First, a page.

Washington, D.C.: One version I read of this story was that the princess and her lover had persuaded a sheik to marry them secretly. Judging from your account that she was already married, I gather that was yet another incorrect albeit romanticized version of the story.

Thanks for the rebroadcast. I would have been too young to watch this when it came out in 1980, but it seems to still have a lot of relevance today.

Antony Thomas: Thank you so much for your message. As you say, yet another version of this story.


Montreal, Quebec, Canada: Hello. I have two questions.

Firstly, at the very end of the film, during the discussion or commentary, a Arab woman said social issues have remained in the past whereas technology and the rest of society has advanced, or advancing, in the 21st century. Have you returned to Saudi Arabia since then, and have you seen any change in the mentality?

Secondly, do you think your film had any impact at all in Saudi Arabia, or in the Arab world in general?

Thank you.

Antony Thomas: I am afraid I am not allowed into Saudi Arabia, so can't comment on the external changes over the past twenty five years -- but from all I read, there has been very little in the way of social change.


Orange County, Calif.: Antony,
Remember me, Rosemarie Buschow, the nanny, who lived two years with the Princess? I wrote the book "The Prince and I" and a lot of your material was taken from me and then turned around and used in in your pathetic film. I am glad that your film will not be shown by many others. You changed your mind and should have left it as "documentary" and not "drama document." At least then the Saudis could have taken you and the TV station to court! You are such a coward to have gone into hiding by doing that. You wanted to give me credit as script adviser, remember, and I told you, never, you did a terrible thing by misusing my material in such a way.

I live here in America now and think it is sad what you did. I was the only person who lived with the Royal Family when this happened and you used gossip to make this terrible film. No wonder that the Saudis were upset to say the least!
Rosemarie Buschow-Sauer, Yorba Linda, California

Antony Thomas: Rosemarie Buschow. Extraordinary to hear from you after all this time. But not guilty of turning anything round. Every scene featuring "the nanny" was faithfully based on the conversations we had.


Washington, D.C.: Of what do potential broadcasters of the program fear? And why do you state that the program will never be broadcast again in the U.K.?

I found program very intinterestingd informative, and the docudrama approach very effective.

Antony Thomas: They fear economic reprisals, I'm afraid.


Washington, D.C. : I missed the beginning part of the film, so apologize if this was already explained. I know that the "interviews" were re-enactments done with actors, but what about the larger scenes -- e.g., sword dance in the desert, women in shopping malls, people in the street, etc. Was any of this "real" footage?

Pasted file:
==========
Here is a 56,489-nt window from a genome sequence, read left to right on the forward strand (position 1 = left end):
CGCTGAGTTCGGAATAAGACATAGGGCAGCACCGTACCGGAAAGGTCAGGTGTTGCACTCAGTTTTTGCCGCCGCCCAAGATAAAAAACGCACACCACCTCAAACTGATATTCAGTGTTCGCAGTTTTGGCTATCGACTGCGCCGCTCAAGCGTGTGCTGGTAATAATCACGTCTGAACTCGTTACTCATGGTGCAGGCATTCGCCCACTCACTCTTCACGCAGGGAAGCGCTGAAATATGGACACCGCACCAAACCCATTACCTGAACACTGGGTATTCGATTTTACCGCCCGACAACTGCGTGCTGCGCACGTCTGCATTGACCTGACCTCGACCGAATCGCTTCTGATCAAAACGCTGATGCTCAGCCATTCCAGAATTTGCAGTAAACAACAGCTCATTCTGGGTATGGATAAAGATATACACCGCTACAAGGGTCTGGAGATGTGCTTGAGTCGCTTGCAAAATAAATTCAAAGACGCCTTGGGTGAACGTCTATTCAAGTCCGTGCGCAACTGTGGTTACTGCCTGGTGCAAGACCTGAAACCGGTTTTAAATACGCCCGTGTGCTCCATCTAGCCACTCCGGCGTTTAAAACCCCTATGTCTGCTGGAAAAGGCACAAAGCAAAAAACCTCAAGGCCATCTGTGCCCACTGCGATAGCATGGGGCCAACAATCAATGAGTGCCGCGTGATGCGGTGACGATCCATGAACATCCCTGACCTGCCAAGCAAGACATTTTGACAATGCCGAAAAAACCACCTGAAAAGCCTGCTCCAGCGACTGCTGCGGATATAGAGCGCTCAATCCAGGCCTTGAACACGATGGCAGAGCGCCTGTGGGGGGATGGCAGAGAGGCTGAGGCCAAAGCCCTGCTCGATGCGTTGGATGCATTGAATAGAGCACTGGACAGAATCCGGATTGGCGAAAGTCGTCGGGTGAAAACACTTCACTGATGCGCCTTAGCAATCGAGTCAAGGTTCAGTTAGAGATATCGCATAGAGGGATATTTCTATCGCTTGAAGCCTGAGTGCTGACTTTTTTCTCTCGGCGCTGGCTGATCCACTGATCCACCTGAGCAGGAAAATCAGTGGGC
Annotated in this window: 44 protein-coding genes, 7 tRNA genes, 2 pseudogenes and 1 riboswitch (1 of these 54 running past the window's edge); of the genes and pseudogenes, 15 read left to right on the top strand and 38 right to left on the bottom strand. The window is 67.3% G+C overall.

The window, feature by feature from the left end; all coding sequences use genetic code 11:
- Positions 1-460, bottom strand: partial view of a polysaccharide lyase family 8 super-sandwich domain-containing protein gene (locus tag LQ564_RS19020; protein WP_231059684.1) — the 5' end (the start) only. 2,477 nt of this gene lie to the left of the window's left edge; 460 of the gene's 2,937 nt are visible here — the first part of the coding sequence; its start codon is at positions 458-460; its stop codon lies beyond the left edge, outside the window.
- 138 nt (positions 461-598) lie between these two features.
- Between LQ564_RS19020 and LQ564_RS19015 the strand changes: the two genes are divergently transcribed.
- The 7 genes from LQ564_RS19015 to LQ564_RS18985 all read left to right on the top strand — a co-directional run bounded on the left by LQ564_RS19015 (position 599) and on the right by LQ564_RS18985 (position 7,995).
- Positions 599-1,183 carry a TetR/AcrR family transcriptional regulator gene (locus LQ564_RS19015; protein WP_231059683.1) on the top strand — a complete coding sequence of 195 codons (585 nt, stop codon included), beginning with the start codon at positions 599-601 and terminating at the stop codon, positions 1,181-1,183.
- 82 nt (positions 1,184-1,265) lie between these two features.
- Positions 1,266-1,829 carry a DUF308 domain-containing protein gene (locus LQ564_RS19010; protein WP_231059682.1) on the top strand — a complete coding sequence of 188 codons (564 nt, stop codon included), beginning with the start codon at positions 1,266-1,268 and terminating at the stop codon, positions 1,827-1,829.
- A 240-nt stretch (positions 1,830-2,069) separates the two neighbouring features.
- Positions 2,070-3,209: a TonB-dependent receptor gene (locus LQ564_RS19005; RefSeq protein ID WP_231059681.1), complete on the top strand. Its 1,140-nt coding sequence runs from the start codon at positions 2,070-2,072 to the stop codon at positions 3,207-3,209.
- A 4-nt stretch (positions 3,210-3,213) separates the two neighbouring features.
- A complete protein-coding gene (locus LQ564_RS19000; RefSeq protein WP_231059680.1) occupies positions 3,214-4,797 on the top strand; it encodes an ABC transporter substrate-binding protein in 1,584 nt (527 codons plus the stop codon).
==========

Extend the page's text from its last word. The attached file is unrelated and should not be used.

Antony Thomas: It was a drama, and every scene in the program was a recreation.


Winnipeg, Canada: From the begbeginingwondered how the EnlEnglishmeno originally took the pictures was able to leave the country with his camera intact. I would have thought that the government would have kept a special eye on foreign workers who attended the execution?

Antony Thomas: He hid his camera, as we showed, but I agree, he was taking great risks.


Silver Spring, Md.: I'm shocked that a close relative ordered the execution. In these Arab countries, does "family unity" or "family Love" mean nothing? Is their religion so influential that it would move them to take the life of a youth, despite their love and reverence for family? I don't understand why a human has the authority to take a life!

Antony Thomas: I don't think it's fair to blame religion. The notion of vengeance and male honor has deep roots which go back to pre-Islamic times.


Upland, Calif.: To follow up on your point that the film will never again be shown in the U.K. I'm curious as to why you think that is? Do the Saudis carry that much influence over the media there?

Antony Thomas: Thankfully the Saudis do not have a huge influence over the media, but governments do. And several governments have put strong pressure on TV stations not to show this program.


Yuma, Ariz.: I was surprised when it was revealed in the move that veiling is not a true dictate of the Muslim religion, but something "created" by the Turks. If one is a true believer of Islam, why can't they see that for themselves? Veiling of women only serves to enforce the idea that they are non-persons and can be dealt with as such, without dignity or rights.

Antony Thomas: I completely agree with this point.


New York, N.Y.: I was a little confused about the Princess's family -- was her grandfather (the playboy) the older brother to the King?

Also, why do you think the Princess was singled out for execution when, as one interviewee said, adultery was so common among women of that class?